Café Society

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September 29, 2016

Café Society   USA

Location: SilverCity

Showtimes: 6:40 & 8:25 pm

Director: Woody Allen
Cast: Steve Carell, Jesse Eisenberg, Kristen Stewart, Blake Lively, Parker Posey Runtime: 96 minutes
Language: English

Rating: PG

cafe-society“A sweet retro-romance set mostly in old-time Hollywood. Cast is marvelous.”—James Verniere, Boston Herald.
Woody Allen of late has been relishing the glow of nostalgia in his films. Among his recent (and more successful) forays, Midnight in Paris beautifully blended modernist impulses with his reverence for the past. More introspective in tone, Café Society sometimes resembles Radio Days in its skeptical affection for the jazz-tinged world of his parents.

The new film’s Woody surrogate is Jesse Eisenberg, a guileless yet oddly arrogant New Yorker named Bobby, making his way alone in mid-’30s Hollywood. His uncle Phil, played with shark-like precision by Steve Carell, is a big-shot agent who takes forever to lend Bobby a hand. But, more importantly, he introduces the kid to his sexy, self-assured assistant, Vonnie, Kristen Stewart, who’s good in a more supple role. She has a boyfriend who never seems to be around, and Vonnie shares Bobby’s jaded view of the studio world.

Bobby’s Left Coast adventures—narrated by the director—are intercut with scenes from the reality he left behind, represented by his comically bickering parents (Jeannie Berlin and Ken Stott) and “tough Jew” brother Ben (Corey Stoll), whose gangster ways have been keeping the family afloat during the Great Depression. Ben also runs a chi-chi nightclub, where Bobby finds some romantic competition for Vonnie in the form of Blake Lively. A sense of unfinished business hangs over them, giving this sun-dappled snow globe a bittersweet air.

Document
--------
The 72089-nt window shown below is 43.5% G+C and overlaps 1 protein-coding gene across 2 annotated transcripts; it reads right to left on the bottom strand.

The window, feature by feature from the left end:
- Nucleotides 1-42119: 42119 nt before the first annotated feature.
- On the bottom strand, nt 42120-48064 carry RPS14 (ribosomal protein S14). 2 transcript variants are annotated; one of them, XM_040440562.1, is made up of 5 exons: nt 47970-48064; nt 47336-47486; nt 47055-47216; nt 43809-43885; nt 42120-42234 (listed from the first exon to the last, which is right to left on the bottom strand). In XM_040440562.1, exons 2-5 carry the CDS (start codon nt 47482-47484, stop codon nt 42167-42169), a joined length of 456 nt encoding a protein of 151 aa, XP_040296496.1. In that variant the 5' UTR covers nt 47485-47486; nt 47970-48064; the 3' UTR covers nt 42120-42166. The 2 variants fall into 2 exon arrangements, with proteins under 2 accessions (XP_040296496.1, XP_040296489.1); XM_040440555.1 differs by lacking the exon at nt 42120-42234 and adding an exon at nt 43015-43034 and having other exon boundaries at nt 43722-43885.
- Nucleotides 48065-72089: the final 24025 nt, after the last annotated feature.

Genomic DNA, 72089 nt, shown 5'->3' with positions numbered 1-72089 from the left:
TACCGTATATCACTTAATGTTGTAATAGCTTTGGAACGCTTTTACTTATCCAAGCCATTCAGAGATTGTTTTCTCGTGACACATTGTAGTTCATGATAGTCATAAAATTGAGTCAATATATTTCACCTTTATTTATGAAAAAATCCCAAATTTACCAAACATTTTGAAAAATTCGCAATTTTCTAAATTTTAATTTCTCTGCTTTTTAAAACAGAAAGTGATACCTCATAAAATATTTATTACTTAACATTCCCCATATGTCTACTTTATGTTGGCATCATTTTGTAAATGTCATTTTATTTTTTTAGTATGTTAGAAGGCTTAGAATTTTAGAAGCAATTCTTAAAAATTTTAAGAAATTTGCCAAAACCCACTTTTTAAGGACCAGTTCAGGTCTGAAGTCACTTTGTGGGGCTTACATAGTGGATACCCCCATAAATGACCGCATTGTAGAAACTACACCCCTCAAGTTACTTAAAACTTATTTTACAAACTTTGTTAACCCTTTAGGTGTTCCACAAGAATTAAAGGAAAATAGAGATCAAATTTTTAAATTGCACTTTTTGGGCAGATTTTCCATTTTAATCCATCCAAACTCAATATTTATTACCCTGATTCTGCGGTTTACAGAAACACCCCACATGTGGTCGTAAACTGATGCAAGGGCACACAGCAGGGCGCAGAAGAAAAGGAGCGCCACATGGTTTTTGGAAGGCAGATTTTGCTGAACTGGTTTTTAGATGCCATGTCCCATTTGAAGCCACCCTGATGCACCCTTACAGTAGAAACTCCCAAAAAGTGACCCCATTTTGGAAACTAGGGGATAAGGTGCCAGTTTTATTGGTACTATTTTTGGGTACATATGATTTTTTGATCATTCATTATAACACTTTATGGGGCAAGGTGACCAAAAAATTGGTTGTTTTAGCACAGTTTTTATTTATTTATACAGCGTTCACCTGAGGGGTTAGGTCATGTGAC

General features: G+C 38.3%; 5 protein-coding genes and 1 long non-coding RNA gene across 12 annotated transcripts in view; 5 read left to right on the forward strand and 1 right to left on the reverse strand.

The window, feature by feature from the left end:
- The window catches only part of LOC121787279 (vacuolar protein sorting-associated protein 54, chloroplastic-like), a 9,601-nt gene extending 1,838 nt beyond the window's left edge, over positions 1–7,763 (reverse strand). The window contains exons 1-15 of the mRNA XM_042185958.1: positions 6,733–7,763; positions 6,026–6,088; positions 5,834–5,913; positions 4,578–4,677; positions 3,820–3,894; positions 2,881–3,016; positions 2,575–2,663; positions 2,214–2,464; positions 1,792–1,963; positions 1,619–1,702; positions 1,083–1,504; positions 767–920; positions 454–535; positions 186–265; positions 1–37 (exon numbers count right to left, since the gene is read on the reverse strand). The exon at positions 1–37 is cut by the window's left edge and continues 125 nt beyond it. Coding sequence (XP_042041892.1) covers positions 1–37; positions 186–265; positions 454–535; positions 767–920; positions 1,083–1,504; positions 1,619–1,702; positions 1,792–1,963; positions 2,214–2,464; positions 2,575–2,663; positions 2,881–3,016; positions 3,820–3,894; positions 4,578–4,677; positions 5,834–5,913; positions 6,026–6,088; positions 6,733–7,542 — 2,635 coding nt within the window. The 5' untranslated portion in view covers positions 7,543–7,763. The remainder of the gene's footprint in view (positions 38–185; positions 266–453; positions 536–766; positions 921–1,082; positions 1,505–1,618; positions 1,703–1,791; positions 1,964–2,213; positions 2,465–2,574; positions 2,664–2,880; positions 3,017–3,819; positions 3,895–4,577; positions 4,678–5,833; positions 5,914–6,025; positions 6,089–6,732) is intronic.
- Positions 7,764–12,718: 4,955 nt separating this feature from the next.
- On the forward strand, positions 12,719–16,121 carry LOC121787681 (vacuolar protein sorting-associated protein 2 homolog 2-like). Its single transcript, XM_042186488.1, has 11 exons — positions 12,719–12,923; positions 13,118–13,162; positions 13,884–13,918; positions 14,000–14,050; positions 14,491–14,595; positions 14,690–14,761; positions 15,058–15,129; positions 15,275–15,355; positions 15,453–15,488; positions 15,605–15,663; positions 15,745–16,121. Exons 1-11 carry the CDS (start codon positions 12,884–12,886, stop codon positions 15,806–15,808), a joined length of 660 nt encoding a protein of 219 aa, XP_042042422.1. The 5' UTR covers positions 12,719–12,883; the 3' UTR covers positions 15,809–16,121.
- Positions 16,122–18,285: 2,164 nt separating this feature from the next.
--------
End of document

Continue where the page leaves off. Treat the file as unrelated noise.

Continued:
The goings-on benefits greatly from its impressive cast, particularly Eisenberg who is especially strong here. The film is lightweight, charming and affable. Special mention goes to famed cinematographer Vittorio Storaro (Apocalypse Now, Last Tango in Paris) whose sumptuous cinematography gives Café Society moments of golden-hued enchantment.



Captain Fantastic

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September 29, 2016

Captain Fantastic   USA

Location: SilverCity

Showtimes: 6:30 & 8:40 pm

Director: Matt Ross
Cast: Viggo Mortensen, Frank Langella, George MacKay, Kathryn Hahn
Runtime: 118 minutes
Language: English
Rating: 14A

“Captain Fantastic leaves viewers with the cheering, deeply affecting image of a dad whose superpowers lie in simply doing the best that he can.” – Ann Hornaday, Washington Post


Un Certain Regard Award (directing), Cannes Film Festival; Directors to Watch Award, Palm Springs International Film Festival; Best Film, Seattle International Film Festival.


Not to be confused with the stable of superheroes currently cramming cinema screens, Matt Ross’ Captain Fantastic is an engaging, comic family road movie. Viggo Mortensen is bearded Ben, who, along with his wife (Trin Miller) have taken their brood of six kids ‘way off the grid, living in a yurt in rural Washington.


The kids all have made-up names. They are trained in martial arts and rock-climbing. Their food is either hunted or grown. They read books assigned by dad, ranging from Dostoyevsky to particle physics. They have comical philosophical disputes.


However, when mom dies, their world is completely rocked, revealing budding fissures in the family unit. Upon learning that Jack, (Frank Langella) their mom’s father and their grandfather, is planning a Christian funeral, the appalled troupe head off in the family bus to New Mexico.


The oddness of the family begins to look less bizarre when compared to the freakishness that passes for 21st century American normality. A trip to a diner, a supermarket, and a tussle with a traffic policeman result in some amusing cultural conflicts. The family’s naiveté is blithely illustrated when father Ben greets the morning in the buff: “It’s only a penis,” he tells a passing elderly couple.

However it is at the funeral where they confront mom’s parents and come to realize that their lifestyle might not be sustainable as the forces of reaction line up against them.


Captain Fantastic benefits from a witty, politically aware script. The kids are enjoyable and Mortensen is wonderful in the title role, showing a light hand at comedy. Perhaps it is not so ironic to realize that Captain Fantastic really may be a superhero movie after all.